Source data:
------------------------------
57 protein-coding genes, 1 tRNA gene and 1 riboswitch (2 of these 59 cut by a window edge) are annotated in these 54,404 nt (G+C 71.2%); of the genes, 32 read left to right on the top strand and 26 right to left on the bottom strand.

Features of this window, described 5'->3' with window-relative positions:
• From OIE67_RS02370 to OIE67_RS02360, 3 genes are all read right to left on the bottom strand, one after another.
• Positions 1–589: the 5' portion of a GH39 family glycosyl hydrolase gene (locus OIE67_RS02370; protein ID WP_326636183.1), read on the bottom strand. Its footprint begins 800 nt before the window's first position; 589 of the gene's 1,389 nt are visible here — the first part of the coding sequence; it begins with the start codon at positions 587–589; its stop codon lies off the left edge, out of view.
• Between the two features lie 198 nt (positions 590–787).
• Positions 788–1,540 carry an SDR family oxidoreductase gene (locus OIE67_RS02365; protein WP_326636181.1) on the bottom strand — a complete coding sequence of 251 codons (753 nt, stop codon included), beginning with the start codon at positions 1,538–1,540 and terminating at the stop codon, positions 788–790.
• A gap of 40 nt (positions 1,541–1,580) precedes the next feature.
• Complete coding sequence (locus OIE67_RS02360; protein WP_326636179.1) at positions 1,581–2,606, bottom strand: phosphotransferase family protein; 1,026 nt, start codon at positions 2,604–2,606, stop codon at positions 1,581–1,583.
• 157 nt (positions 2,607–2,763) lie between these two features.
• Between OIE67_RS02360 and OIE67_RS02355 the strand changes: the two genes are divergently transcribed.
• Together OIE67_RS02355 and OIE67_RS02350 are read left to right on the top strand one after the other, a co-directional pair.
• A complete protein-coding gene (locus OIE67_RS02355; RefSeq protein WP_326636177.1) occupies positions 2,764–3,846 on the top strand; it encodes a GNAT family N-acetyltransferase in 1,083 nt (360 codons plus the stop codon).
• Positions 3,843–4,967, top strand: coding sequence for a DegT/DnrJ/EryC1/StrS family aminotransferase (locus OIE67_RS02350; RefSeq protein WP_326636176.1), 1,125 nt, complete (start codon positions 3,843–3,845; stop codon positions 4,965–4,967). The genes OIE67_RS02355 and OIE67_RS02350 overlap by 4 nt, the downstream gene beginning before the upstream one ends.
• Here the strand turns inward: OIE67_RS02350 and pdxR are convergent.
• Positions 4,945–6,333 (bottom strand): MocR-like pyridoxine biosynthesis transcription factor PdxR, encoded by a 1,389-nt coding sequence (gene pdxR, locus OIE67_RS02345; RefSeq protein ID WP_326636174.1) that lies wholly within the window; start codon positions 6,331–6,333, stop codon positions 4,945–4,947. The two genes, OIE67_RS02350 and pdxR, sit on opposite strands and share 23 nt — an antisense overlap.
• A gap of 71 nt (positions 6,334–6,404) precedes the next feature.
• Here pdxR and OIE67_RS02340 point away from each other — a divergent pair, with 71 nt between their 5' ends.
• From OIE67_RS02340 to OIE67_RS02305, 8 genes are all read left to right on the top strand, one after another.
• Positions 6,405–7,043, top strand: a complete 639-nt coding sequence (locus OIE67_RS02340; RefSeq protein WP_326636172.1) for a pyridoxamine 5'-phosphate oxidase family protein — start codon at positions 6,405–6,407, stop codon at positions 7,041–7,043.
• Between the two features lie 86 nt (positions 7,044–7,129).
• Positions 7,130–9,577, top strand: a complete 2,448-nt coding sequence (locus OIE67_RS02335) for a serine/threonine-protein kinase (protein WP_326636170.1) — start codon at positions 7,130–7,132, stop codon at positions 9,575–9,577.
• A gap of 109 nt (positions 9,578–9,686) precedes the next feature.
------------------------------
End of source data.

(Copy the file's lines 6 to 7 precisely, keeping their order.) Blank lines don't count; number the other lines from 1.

• Positions 788–1,540 carry an SDR family oxidoreductase gene (locus OIE67_RS02365; protein WP_326636181.1) on the bottom strand — a complete coding sequence of 251 codons (753 nt, stop codon included), beginning with the start codon at positions 1,538–1,540 and terminating at the stop codon, positions 788–790.
• A gap of 40 nt (positions 1,541–1,580) precedes the next feature.